Did you know that women, and disproportionately women of color, are on the front lines during every respiratory virus season?
According to the Center for Economic Policy and Research, nearly two-thirds of frontline workers are women and people of color, who are overrepresented in industries such as:
- building custodians/housekeeping (90.7% female, 69.8% people of color),
- child care workers (95% female, 44.8% POC),
- home health care services (87.5% female, 53% POC),
- nursing care facilities (84.2% female, 44.6% POC),
- and cashiers (71.8% female, 44.6% POC)!
We know these workers are at risk, but what if they are pregnant? Do they have any rights?
The good news is: All of the protections for pregnant workers still exist!
Additionally, there are some health considerations pregnant workers can also access.
Generally speaking, laws are broken into either federal or state legislation.
Relevant federal laws include the Americans with Disabilities Act (ADA), the Pregnancy Discrimination Act (PDA), and the Family and Medical Leave Act (FMLA). How does each law help?
ADA: If you need accommodations due to a pregnancy related impairment, the ADA protects you. Examples of this can include, but is not limited to: gestational diabetes, preeclampsia, and heart abnormalities. Just being pregnant does not protect you under this act, but having any related pregnancy complications can. That means you are entitled to reasonable accommodations based on your doctor’s recommendations! This can include being transferred to different duties, teleworking, or working behind the scenes, instead of with the public.
PDA: The Pregnancy Discrimination Act assures that all workers are treated the same, regardless of pregnancy status. The actions taken either for or against a pregnant worker cannot be solely based on her pregnancy. This is to help protect situations where a woman may be fired/laid off/let go simply because she is pregnant but other workers get to stay.
Please Note: 29 states have state-level laws that are called Pregnant Workers Fairness Laws, and these tend to complement the federal PDA. Under the state laws, they go one step further and say not only can you not terminate/lay off a pregnant worker, but reasonable accommodations should also be available, such as added restroom breaks, lactation time, reducing lifting heavy weight, etc.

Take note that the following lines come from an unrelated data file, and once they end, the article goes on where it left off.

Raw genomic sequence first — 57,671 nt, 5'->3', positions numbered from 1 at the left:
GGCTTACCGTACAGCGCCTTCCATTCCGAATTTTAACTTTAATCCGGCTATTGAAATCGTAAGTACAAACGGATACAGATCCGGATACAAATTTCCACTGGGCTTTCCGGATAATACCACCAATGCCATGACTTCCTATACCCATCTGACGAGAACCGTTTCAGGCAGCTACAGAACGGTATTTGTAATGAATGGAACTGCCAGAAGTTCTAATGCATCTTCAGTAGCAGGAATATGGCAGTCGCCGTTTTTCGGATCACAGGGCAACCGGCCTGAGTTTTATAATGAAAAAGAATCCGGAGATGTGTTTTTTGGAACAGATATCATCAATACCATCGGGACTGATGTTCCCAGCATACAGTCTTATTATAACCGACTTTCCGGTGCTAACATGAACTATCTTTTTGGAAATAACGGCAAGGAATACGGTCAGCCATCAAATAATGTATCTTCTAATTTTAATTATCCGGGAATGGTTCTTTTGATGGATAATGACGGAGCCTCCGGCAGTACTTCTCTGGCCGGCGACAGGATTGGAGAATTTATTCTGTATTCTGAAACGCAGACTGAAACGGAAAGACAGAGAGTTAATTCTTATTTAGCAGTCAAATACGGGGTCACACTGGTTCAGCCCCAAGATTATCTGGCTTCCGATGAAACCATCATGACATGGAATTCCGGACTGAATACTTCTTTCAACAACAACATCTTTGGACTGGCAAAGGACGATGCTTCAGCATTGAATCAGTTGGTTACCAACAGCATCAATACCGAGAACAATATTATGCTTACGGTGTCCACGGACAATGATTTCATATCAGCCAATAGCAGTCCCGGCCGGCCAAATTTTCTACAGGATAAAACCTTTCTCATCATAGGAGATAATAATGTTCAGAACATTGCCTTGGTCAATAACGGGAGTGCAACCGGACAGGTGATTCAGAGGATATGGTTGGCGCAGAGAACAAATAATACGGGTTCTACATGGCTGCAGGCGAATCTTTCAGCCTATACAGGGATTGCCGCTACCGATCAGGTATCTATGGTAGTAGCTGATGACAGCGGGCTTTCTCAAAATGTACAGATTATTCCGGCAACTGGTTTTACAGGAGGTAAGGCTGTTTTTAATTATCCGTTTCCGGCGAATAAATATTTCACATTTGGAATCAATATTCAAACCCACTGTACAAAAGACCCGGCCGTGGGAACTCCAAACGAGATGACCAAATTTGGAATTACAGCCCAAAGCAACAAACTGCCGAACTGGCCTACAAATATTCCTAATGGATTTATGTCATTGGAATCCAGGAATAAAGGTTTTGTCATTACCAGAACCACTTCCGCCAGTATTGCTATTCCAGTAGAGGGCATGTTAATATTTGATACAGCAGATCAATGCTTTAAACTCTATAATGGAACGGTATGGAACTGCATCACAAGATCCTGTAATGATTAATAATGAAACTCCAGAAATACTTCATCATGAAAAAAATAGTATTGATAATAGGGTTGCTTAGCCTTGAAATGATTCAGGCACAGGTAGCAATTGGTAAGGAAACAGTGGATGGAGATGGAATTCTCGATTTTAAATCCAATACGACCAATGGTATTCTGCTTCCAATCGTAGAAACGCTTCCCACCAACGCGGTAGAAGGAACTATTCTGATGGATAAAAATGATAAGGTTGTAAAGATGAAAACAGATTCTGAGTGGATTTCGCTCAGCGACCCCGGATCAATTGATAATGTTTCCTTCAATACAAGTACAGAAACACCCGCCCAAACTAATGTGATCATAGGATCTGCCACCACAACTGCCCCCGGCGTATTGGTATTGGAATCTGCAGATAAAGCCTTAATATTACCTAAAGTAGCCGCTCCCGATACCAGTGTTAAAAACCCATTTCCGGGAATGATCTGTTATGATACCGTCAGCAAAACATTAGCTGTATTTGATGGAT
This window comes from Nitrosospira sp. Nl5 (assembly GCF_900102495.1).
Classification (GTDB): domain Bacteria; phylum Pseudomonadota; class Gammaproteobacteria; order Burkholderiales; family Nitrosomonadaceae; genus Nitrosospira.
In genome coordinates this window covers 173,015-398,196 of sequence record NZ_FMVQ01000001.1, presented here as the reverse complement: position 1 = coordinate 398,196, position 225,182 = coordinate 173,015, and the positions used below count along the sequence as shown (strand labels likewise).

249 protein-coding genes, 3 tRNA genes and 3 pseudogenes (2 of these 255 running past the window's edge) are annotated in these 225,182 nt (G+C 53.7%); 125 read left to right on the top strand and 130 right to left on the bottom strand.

FMLA: The Family and Medical Leave Act is what protects workers from losing their jobs (but does not pay them) while they take time off to care for a family/medical situation.
The Families First Coronavirus Response Act was put in place to augment the FMLA when that family or medical situation relates to COVID-19. If you need to take time off specifically due to a COVID-19 diagnosis or symptoms for yourself or a family member, or if your child’s school or day care was closed due to COVID-19. This is 80 hours of paid leave, but this law is only in effect through the 2020 calendar year. Receiving this type of pandemic assistance may not affect your FMLA, so you could still use that later or in conjunction with it.
It is important as a pregnant worker to stay in close contact with your supervisor or company’s HR department. They are the ones who implement any accommodations and answer company-specific questions. Keep in mind the law sets in motion an interactive, conversational process between the worker and company. Ideally, each situation is individualized.
If you find that you are not being treated fairly, or the conversation is not happening, you can then contact your local Equal Employment Opportunity Commission (EEOC).
The source for this information and more details about these laws can be found at A Better Balance.
You and your unborn child have a right to health!
By Joyce McCauley-Benner